KODAK'S CAMERA IN A WET SUIT
Kodak Fun Saver Sports Camera
Eastman Kodak Co. wanted to extend its current one-time-use--''disposable'' is out--waterproof camera to any outdoor sport. People hiking, biking, boating, or playing volleyball on the beach could capture the moment with the camera. So it had to have some serious attitude for fun and be tough enough to survive rough use.
The design team did research in the U.S. and Germany and found that consumers wanted products that could take a punch. Kodak replaced the plastic of its underwater camera with a tough rubber ''wet suit'' that's easy to grip with one hand. Then it designed an oversize film-advance knob with a large shutter button that can be used when wearing gloves. It made sure virtually all the parts get recycled or reused, too. Being green is part of the marketing effort.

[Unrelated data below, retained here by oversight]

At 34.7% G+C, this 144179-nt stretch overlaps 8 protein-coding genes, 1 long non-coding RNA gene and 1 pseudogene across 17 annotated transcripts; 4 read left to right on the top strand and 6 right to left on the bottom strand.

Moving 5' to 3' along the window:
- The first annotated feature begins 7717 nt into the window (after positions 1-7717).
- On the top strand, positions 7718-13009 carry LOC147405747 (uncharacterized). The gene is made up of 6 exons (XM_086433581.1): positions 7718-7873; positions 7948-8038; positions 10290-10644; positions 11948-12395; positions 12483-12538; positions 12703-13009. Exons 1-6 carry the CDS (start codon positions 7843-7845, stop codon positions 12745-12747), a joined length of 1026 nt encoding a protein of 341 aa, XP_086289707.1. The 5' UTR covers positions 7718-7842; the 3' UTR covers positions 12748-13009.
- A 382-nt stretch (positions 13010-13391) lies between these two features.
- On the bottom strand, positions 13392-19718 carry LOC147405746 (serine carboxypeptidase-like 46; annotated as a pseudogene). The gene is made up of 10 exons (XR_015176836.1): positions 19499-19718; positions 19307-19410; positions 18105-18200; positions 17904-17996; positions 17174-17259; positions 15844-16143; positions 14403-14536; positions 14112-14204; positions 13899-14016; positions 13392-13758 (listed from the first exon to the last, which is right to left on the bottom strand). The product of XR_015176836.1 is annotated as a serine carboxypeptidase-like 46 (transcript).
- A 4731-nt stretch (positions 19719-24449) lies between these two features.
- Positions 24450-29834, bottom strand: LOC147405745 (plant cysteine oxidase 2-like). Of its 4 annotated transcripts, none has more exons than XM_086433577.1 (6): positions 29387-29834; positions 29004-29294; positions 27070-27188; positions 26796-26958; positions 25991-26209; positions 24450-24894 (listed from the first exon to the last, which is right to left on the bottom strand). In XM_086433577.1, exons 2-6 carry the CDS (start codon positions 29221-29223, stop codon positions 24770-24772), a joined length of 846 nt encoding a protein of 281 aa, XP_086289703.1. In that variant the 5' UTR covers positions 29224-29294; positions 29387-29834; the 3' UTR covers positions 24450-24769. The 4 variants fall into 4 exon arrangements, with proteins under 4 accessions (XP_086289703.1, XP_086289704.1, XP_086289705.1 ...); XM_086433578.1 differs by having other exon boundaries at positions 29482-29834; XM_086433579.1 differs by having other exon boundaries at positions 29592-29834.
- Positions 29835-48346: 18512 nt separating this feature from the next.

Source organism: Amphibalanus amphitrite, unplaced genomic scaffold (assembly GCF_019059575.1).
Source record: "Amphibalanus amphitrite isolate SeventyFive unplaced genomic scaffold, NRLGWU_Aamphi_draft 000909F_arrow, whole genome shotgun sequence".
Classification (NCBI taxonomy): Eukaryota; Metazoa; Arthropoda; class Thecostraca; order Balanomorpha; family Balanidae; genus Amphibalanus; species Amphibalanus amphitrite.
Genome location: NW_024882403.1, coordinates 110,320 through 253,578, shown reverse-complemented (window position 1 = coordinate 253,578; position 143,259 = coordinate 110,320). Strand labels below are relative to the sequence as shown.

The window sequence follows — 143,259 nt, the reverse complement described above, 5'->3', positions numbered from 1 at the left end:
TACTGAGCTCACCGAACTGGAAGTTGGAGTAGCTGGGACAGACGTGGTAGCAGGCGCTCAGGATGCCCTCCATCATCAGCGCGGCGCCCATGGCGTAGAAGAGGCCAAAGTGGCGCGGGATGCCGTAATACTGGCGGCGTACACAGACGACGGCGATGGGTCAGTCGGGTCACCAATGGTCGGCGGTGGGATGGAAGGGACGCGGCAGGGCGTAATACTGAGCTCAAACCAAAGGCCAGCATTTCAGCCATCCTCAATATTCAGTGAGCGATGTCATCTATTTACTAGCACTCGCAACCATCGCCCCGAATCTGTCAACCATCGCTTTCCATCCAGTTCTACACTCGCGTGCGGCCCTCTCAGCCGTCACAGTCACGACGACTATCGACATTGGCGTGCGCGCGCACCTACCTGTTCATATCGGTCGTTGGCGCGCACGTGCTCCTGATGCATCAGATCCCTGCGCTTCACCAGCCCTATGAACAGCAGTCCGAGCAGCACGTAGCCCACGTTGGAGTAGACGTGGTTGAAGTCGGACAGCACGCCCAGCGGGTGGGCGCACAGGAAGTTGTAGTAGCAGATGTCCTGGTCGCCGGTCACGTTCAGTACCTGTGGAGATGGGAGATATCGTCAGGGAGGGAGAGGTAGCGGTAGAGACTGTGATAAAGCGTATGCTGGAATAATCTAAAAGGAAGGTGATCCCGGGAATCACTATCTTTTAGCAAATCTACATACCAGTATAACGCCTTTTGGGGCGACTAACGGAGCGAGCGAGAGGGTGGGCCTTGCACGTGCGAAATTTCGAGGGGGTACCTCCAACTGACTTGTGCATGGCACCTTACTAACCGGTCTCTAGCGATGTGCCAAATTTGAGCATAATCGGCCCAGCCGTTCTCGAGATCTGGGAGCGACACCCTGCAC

Two cameras won gold awards in 1997: Canon Inc.'s elegant stainless steel ELPH, priced at $420, and the sporty, rubberized Kodak Fun Saver, priced at $12.95. Both were excellent examples of terrific design.
By Bruce Nussbaum in New York
Updated June 15, 1997 by bwwebmaster
Copyright 1997, Bloomberg L.P.